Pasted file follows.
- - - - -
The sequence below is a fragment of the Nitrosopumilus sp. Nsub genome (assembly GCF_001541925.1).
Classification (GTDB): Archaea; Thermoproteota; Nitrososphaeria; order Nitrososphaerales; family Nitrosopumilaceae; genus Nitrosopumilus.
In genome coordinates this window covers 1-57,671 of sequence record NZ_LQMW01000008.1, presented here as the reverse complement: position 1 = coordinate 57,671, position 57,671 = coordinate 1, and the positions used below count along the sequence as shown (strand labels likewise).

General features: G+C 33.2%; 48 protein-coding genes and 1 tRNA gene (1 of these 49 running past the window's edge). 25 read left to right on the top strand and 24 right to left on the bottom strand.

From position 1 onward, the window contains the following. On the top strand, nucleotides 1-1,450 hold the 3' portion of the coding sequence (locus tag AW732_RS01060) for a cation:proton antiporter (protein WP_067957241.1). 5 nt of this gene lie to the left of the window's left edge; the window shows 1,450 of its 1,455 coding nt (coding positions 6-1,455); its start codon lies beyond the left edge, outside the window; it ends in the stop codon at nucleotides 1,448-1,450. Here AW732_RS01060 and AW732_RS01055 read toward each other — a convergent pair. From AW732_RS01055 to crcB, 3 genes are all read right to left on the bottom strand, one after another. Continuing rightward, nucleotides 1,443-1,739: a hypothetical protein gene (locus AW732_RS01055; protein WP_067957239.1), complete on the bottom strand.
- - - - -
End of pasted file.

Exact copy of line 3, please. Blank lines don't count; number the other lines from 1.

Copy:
In genome coordinates this window covers 1-57,671 of sequence record NZ_LQMW01000008.1, presented here as the reverse complement: position 1 = coordinate 57,671, position 57,671 = coordinate 1, and the positions used below count along the sequence as shown (strand labels likewise).